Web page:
My father left El Salvador and made his way into Mexico in time to fight in the Mexican Revolution; he fought in the armies of Pancho Villa and Emiliano Zapata. He entered the U.S. in 1919 at the age of 25 and worked jobs all over the U.S. including the first Ford assembly line factory. Despite the fact that he was 47 when we entered World War II, he volunteered to do his civic duty. He was rejected by the Army and Navy, but was accepted by the Merchant Marine. He was posthumously declared a veteran of the war.
He met my Colombian mother through correspondence while she was still in Colombia. They met here and married. I was born a year later and orphaned at the age of two when she died of cancer. When my father finally was forced to retire from the Merchant Marine, he spoke of the importance of loyalty to country, an education and going to college. He wanted me to become a lawyer or a doctor, but I fell in love with the idea of becoming a teacher of Spanish. My high school teachers of Spanish were my role models; teachers are more than teachers; they are individuals who listen to you when you have problems, and I had them.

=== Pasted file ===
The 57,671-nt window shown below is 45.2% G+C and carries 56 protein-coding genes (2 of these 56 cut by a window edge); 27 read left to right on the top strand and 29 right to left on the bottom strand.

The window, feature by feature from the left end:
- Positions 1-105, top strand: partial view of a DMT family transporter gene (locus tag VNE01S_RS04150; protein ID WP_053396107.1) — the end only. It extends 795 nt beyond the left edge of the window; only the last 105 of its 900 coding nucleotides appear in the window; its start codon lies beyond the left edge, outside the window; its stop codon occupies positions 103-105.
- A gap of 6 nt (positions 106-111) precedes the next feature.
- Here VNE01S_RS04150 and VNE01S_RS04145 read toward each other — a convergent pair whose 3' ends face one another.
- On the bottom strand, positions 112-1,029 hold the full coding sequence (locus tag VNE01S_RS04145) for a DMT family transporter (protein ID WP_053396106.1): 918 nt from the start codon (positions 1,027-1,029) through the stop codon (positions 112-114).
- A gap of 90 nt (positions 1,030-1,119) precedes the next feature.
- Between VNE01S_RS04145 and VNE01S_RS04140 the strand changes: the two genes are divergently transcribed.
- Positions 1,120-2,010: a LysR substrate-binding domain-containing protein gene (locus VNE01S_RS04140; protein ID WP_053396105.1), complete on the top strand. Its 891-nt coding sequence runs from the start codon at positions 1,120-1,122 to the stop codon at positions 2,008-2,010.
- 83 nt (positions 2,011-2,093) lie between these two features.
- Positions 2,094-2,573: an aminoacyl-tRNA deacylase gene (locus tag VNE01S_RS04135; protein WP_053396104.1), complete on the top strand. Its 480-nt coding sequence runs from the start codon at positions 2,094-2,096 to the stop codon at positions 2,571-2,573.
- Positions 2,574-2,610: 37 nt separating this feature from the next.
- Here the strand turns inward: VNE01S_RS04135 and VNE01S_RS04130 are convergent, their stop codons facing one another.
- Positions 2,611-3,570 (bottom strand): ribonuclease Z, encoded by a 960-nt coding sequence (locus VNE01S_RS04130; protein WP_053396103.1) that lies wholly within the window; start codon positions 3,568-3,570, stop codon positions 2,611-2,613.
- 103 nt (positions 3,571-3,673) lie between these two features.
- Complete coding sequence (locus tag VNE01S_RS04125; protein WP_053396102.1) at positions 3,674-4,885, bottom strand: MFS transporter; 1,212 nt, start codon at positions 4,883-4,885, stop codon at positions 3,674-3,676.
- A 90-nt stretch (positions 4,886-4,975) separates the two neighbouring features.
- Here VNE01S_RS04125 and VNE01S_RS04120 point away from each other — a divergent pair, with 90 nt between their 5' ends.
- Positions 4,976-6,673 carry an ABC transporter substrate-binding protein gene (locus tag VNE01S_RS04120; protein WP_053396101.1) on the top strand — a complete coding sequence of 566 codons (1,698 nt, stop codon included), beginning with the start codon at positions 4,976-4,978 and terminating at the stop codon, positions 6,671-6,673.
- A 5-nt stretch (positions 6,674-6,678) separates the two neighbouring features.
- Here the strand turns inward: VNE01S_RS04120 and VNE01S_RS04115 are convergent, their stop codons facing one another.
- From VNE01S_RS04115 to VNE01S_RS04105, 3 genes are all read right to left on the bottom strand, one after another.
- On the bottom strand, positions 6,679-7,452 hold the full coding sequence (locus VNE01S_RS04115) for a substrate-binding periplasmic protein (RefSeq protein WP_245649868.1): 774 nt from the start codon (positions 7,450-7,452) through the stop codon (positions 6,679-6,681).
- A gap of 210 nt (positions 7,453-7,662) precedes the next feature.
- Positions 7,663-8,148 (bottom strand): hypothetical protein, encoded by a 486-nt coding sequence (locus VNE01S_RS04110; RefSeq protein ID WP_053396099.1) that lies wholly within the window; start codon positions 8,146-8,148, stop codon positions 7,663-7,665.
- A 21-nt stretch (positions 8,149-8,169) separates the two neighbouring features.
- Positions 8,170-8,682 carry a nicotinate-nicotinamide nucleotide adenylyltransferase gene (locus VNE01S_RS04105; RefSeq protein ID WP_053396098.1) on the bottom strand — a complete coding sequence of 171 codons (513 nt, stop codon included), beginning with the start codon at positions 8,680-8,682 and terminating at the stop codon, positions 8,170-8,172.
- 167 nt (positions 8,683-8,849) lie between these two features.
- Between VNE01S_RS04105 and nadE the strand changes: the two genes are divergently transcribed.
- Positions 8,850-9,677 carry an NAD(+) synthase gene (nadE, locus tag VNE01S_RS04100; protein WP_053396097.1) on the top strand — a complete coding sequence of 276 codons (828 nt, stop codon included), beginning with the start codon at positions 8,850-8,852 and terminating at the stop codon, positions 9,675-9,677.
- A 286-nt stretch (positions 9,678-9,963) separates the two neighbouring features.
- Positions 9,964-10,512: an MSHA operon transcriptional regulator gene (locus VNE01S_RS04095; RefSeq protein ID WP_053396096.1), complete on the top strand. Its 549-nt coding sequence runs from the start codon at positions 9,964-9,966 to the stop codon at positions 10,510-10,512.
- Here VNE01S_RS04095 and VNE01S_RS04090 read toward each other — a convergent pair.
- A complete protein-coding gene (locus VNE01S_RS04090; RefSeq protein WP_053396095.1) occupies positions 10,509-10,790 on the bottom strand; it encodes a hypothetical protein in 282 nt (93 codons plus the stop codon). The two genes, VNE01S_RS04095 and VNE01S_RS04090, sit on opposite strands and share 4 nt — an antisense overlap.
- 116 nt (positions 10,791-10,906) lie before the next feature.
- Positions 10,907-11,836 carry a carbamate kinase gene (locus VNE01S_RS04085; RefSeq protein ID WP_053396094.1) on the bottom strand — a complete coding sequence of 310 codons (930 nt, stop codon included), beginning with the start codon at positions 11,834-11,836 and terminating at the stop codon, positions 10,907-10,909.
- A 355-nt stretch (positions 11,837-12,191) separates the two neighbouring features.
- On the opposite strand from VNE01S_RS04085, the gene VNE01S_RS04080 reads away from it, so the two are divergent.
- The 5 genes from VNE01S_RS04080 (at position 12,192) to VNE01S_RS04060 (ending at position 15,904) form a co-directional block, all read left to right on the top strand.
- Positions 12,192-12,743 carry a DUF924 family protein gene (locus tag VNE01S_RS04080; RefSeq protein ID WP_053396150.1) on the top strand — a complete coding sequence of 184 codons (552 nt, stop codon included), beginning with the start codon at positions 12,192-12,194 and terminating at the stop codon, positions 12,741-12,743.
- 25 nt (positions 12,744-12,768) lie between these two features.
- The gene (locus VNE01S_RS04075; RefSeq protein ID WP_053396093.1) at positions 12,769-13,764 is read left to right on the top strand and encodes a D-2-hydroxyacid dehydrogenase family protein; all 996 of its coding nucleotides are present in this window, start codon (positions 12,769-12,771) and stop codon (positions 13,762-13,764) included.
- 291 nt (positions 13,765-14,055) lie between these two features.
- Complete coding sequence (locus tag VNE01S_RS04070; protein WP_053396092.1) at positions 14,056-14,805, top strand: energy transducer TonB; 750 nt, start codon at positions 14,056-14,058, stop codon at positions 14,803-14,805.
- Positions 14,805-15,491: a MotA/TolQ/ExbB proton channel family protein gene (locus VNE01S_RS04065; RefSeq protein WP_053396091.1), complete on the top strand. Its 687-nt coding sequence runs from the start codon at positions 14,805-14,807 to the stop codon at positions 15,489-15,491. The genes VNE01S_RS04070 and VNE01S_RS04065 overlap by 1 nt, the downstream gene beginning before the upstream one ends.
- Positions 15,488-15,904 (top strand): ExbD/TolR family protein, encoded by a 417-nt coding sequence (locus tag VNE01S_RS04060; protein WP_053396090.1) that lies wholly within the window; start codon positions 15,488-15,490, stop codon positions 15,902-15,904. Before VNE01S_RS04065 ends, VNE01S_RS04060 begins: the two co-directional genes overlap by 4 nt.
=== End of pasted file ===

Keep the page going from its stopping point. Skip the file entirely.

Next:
I also fell in love with Hispanic culture and history; I would devour history books while in high school, and I wanted to share the information with others. I taught Spanish and Italian in day school and I taught Hispanic adults at night in preparation for the GED, so I taught all subjects. I became a school administrator and later a district administrator responsible for 150 schools in Queens in the area of safety and security. I have been president of the American Association of Teachers of Spanish and Portuguese for 12 years; I feel an obligation in assisting our teachers in improving and helping to motivate our students to learn the language. Due to my less than happy childhood (I was raised by an abusive aunt), family is important to me. I stay close to my cousins, nephews and nieces; I am Papá Noel every Christmas for the little ones.